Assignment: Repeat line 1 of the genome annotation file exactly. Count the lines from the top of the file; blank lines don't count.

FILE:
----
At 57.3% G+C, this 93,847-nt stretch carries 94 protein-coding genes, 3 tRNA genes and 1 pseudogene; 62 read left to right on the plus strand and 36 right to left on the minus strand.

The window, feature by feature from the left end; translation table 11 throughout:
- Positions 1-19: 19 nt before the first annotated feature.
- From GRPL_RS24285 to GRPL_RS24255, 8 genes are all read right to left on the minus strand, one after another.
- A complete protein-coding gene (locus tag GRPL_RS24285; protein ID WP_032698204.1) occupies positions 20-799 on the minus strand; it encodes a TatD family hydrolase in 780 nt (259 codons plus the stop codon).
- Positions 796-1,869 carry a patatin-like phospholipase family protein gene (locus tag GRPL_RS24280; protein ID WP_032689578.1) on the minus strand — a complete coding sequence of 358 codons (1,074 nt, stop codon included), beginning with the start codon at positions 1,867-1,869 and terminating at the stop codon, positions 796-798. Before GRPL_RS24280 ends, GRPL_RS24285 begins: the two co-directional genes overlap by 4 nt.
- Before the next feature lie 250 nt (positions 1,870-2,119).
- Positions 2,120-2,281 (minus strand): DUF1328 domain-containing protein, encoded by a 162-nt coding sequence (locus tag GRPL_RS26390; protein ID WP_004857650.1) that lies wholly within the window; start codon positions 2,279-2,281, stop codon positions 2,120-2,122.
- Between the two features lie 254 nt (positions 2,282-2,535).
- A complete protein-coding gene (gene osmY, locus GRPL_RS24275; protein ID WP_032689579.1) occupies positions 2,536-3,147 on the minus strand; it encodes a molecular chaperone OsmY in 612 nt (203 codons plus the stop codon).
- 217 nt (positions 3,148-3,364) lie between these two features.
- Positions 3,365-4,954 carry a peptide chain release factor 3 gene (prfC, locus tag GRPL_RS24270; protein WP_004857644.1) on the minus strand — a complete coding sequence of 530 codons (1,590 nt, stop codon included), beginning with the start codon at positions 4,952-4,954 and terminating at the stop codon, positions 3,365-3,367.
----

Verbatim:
At 57.3% G+C, this 93,847-nt stretch carries 94 protein-coding genes, 3 tRNA genes and 1 pseudogene; 62 read left to right on the plus strand and 36 right to left on the minus strand.